"Flip This House" – The Enemy of a Transitioning Neighborhood

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While surfing the internet Patrick came across one of A&E’s TV shows, “Flip This House”. More specifically a short segment about “Flip Tip – Curb Appeal”. He showed me the video and we both watched in horror of what this “Investment Consultant” Angela Wilford was recommending. Angela and the TV show “Flip This House” reminded me of some of the challenges we’re up against as a transitioning neighborhood: INVESTORS! Bad investor’s freeze the progress transitioning neighborhoods are making – and destroying beautiful houses in the process. (And if you look at the video and see the footage of a boarded up house you know Angela Wilford is working on a house in a transitioning neighborhood because I’m fairly certain you can’t find too many boarded up houses in non-transitioning neighborhoods.)

First of all (and this part doesn’t necessarily have anything to do with harming a transitioning neighborhood), am I the only one that was puzzled by her comments to tear out landscaping? I thought it was common knowledge that landscaping is the only investment that will actually increase in value over time. That kitchen renovation isn’t getting any younger over the years…but that grown in hedge or bushy perennial will awe potential buyers. That’s what always gets me about new subdivisions – they are sooooo boringly bare! (Well, that and the fact that usually new subdivisions mean long drives into the suburbs and cheap cookie cutter construction.) I’m sure in certain cases it doesn’t hurt to remove some plants, but the house she was talking about had no landscaping but the hedges she recommended to tear out. The house would have no plants remaining.

Then the part that really terrified me was seeing those original windows being torn out. As a fellow blogger once commented, there is a special place in hell for people that tear out old windows. (And we’ll make sure there are some extra flames added for showing them being torn out on a TV show.) I know homeowners go the tear-out-historic-windows route as well, but especially investors have a tendency of harming those beautiful treasures. And that’s one of the problems with investors…they tear out absolutely everything. It hurts my heart every time I drive by a dumpster in the neighborhood knowing that some architectural detail was surely torn out. It’s easier to tear out the old woodwork and slap some drywall on the studs instead – our contractor even said so herself! Investors…out go the windows, out goes the butler’s pantry, out goes the wooden plate rail molding, out goes the old fireplace, out goes the character. We fell in love with the houses in this neighborhood because of those details. I’m sure we can’t be the only ones, so who do the investors think they’re doing the neighborhood a favor by tearing that stuff out? Besides, investors are known to put the cheapest of the cheap materials back in the house. NO thank you!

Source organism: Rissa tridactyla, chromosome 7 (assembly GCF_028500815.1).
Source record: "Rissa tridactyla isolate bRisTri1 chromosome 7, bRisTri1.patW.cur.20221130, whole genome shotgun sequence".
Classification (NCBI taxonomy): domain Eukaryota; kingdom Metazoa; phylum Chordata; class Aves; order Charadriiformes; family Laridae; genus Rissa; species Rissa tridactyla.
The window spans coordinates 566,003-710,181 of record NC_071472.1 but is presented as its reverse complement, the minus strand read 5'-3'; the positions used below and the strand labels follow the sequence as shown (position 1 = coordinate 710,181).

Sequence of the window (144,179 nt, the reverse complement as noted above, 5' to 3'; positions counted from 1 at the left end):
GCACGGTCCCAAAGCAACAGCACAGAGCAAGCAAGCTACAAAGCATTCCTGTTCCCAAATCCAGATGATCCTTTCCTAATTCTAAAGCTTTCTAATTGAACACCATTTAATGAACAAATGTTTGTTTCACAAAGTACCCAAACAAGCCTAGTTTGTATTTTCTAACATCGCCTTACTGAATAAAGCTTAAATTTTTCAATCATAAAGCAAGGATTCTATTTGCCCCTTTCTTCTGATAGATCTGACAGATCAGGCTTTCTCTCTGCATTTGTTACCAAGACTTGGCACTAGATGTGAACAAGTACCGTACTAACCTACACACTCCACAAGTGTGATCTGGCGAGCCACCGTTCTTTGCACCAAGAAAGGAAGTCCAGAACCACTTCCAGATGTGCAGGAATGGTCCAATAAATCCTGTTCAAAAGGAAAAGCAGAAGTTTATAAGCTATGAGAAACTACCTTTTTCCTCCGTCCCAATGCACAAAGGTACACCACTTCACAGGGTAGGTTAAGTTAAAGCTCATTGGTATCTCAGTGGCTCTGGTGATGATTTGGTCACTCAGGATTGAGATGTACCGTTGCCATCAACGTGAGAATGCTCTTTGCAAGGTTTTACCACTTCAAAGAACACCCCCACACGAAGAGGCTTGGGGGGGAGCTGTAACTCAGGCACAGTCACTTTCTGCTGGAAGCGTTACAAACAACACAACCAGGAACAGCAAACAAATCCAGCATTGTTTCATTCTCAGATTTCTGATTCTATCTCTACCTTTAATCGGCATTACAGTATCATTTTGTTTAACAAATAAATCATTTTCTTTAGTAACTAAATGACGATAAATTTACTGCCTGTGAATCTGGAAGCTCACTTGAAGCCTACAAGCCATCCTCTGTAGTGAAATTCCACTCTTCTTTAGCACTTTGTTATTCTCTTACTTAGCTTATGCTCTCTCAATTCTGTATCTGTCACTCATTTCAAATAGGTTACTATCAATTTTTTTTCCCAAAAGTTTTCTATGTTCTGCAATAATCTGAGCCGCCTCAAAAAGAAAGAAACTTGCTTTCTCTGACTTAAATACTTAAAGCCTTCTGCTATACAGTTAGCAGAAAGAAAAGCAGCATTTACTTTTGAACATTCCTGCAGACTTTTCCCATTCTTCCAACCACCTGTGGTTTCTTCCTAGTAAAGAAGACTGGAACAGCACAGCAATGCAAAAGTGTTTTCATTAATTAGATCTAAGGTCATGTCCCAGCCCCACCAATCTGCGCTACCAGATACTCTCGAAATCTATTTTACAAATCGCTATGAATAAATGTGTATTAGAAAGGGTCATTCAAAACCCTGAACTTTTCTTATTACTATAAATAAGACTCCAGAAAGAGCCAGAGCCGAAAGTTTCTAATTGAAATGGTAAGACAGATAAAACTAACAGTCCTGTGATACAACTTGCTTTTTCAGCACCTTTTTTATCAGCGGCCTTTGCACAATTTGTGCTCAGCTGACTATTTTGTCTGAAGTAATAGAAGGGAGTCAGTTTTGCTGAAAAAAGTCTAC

So what are we left with after the investors have come to ravage a house? “For Rent” signs! I have been a renter myself, so it would be hypocritical to be totally against renters, but renters in a transitioning neighborhood don’t exactly help to establish a neighborhood. What is needed are loving, caring homeowners to rebuild the foundation of the neighborhood. Hopefully Patrick and I are helping to do our part in this process for Westview.

As a footnote I’d like to add that even though I mainly think investors are bad, I have witnessed some, or more specifically one, investor that I think has been doing a tremendous job. Two houses over from us was a house that was the shame of the block. It had been sitting empty since we’ve been here and had granite blocks falling out of the foundation, paint peeling, and was generally looking pretty pathetic. When Jim bought the property and said he would rent it we were worried, but he was quick to assure us he cared very much about the historic details. Over the last couple of months the house has gone from the shame of the block to one of the nicest looking houses! He had the granite and brick re-pointed (which is where we got the guys from to re-point our brick), he scraped all the paint off the porch and repainted the whole house, had railing re-installed around the porch, re-paved the driveway and path, cleared out all the kudzu from the backyard, put new grass down, had missing windows custom made to match the rest of the house, replaced the crappy front door with a restored historic Craftsman door, and the list goes on and on. From what I’ve seen I’d say Jim get’s the “Westview Investor’s Award”.


East Ontario Avenue restoration


East Ontario Avenue restoration


East Ontario Avenue restoration

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